Once again, their spokesperson said that consumers don't belong at the table during negotiations. Given what they pulled off on the rate increase, it's not hard to see why.
Meanwhile, Verizon is neglecting the copper wire system they're charging us higher rates for!
Franchise agreements should ensure that the new services are offered to everyone, not just the wealthy. Local governments should demandbuildout plans and timelines so that all consumers can benefit from increased competition.
Let's not let history repeat itself.
Bill Newton, executive director, Florida
Consumer Action Network, Tampa
Businesses get the breaks
Re: Ruling allows Ford Amphitheatre concerts to go on, July 12.
It was a "clear" legal victory the other day for Clear Channel over Hillsborough County when the company won the right to blast more music from its amphitheater with total disregard for people's well being. The climate now in Florida may be stormy for residents, but it is certainly very friendly for any business that wants to trounce on people's rights and wallets.
The phone rate increase is another example of government gone wrong. "Government for the people" in Florida has been replaced with "Government for the businesses." Hopefully next year's election of a new governor will give us a fresh start.
Jim Steinle, Clearwater
Greed keeps on growing
Greed lies at the heart of most of the corporate scandals we hear about, but it is also having far-reaching effects on all elements of our society today. The tax increases that benefited the wealthy have left government, at all levels, without the funds to meet pressing social needs. The July 12 editorial (Cutting a lifeline) highlights the problem facing the mentally ill, who may soon be deprived of the medication needed to control serious bipolar disorders. Also in the July 12 paper is a story about the owner/builder of an ostentatious, 28,500-square-foot house who is asking for a zoning change to allow him to expand a development of 14 luxury estates.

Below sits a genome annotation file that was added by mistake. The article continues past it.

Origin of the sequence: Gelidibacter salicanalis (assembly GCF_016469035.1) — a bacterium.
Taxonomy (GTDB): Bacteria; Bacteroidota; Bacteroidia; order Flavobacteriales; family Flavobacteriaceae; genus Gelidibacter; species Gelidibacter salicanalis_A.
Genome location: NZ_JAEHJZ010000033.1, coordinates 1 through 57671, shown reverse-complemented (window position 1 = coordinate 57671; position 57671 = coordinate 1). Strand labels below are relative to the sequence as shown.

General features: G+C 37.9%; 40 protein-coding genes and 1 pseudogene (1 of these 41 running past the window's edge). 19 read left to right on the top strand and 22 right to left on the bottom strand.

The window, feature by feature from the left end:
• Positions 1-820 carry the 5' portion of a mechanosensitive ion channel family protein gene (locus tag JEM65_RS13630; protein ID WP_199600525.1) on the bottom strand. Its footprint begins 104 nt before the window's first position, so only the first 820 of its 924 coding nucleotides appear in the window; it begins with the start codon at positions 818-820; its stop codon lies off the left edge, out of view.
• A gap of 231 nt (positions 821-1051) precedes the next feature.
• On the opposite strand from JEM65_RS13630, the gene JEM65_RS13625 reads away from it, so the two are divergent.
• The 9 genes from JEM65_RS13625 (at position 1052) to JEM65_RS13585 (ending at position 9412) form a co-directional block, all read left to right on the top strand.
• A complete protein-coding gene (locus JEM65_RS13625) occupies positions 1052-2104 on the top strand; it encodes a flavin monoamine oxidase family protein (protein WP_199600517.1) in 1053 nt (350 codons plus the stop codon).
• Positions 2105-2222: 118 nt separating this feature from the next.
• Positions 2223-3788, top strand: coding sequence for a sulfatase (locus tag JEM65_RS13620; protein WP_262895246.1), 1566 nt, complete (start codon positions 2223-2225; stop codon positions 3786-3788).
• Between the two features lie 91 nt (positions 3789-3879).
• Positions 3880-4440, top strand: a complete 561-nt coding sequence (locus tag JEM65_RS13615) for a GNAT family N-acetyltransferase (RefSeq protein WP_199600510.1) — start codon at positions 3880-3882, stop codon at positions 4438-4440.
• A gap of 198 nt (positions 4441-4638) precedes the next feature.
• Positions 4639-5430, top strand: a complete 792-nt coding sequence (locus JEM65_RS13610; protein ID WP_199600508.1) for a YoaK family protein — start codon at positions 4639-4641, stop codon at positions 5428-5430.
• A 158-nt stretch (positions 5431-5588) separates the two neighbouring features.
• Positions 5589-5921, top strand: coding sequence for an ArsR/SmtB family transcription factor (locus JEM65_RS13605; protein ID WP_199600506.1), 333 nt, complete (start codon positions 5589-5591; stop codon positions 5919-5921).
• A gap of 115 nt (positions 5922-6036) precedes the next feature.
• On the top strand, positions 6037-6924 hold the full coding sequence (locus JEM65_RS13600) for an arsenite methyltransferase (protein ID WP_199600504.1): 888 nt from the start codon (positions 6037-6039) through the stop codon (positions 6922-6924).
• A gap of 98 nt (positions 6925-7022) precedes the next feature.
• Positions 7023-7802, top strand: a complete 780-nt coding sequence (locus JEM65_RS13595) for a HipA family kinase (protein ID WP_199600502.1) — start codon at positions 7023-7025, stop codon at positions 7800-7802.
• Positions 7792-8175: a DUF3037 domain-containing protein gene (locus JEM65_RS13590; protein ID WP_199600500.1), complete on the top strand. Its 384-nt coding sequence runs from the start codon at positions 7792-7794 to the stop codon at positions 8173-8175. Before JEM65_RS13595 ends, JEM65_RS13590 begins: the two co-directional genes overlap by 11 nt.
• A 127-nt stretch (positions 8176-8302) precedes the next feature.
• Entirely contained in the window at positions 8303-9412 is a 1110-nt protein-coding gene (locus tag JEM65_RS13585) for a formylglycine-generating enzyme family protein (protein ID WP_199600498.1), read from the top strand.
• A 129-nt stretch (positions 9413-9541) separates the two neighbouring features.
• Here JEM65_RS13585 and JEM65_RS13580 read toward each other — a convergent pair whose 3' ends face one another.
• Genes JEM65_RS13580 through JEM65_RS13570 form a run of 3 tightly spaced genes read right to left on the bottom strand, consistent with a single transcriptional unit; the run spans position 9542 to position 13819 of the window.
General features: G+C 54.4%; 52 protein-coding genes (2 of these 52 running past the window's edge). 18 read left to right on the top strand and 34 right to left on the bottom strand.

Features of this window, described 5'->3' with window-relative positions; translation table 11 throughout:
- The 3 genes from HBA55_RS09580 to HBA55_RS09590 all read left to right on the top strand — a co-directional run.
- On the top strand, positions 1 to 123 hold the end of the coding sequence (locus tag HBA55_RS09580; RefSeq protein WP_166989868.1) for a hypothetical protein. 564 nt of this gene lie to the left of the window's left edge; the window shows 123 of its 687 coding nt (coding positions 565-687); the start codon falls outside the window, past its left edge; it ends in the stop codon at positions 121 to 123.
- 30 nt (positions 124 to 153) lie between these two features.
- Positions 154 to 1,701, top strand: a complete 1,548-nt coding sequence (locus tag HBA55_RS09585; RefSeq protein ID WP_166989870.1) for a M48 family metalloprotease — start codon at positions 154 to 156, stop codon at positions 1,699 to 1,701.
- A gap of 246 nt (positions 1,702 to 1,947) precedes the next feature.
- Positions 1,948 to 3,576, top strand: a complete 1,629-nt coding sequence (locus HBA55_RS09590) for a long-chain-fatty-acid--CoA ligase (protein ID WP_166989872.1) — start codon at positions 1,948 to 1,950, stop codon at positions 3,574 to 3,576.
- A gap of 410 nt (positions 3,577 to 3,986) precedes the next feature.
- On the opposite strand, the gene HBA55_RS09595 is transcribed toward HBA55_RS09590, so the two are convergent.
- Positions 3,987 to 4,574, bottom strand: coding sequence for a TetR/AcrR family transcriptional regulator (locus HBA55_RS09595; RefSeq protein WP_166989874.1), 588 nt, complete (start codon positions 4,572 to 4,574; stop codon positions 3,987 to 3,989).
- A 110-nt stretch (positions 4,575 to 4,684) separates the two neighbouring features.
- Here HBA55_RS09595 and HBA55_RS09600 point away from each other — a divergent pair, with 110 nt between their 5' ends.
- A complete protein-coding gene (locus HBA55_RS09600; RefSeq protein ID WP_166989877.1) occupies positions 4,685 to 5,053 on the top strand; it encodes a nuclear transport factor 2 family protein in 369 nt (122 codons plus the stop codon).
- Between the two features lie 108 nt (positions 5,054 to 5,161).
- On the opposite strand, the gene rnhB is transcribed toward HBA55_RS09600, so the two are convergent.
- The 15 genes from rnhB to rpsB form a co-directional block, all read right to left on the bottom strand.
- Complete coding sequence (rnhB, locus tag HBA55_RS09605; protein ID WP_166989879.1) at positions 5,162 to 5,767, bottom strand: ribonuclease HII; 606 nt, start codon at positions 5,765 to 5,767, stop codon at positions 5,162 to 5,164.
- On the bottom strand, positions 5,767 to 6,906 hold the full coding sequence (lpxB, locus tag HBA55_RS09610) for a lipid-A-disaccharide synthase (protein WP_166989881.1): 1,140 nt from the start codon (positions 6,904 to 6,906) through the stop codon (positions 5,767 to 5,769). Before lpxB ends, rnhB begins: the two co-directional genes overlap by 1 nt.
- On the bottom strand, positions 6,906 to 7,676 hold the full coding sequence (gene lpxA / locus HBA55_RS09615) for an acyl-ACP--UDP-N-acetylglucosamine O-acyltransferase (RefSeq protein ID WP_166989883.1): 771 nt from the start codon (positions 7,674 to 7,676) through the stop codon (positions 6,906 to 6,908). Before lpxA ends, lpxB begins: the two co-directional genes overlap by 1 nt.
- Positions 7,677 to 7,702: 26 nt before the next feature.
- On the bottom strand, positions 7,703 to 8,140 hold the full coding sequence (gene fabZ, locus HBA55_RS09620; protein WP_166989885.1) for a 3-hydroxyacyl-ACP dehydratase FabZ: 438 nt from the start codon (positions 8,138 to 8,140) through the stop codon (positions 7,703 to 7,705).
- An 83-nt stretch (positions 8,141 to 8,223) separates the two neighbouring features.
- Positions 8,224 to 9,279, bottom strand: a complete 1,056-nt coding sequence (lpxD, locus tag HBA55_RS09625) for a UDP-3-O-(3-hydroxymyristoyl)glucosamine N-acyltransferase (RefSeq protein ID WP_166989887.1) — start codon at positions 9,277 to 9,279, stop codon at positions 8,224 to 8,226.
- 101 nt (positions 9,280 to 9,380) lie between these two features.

The gap between rich and poor in this country continues to grow, and I believe overarching greed is gradually destroying our society.
Jessie W. Bush, Sun City Center
Reasonable homes are available
Re: Unaffordable housing.
I keep reading articles about how there is no affordable housing in St. Petersburg or other areas around Tampa Bay. This seems a little questionable to me because I know that there are areas of St. Petersburg that are more affordable.
Just to check, I went to realtor.com and typed in my ZIP code with limits of $75,000 to $150,000 for housing. Sure enough, I found 25 properties for sale in this price range.
I find it hard to believe that these people can't find an affordable home in St. Petersburg. Maybe they are unwilling/afraid to move into a "diverse" neighborhood.
Beth Crosa, St. Petersburg
Remembering Lisa McPherson
Re: Scientology case takes toll on doctor, July 9.
I find it timely to see the item about Joan Wood having to turn in her license to practice medicine. It brought back some of the facts surrounding the Lisa McPherson case.
Is this the type of treatment Tom Cruise and the Church of Scientology have in mind for taking care of the so-called mentally ill? That woman needed help very badly, and wound up dead. I wonder if proper care and medication might have saved her life?
Cathy Singleton, St. Petersburg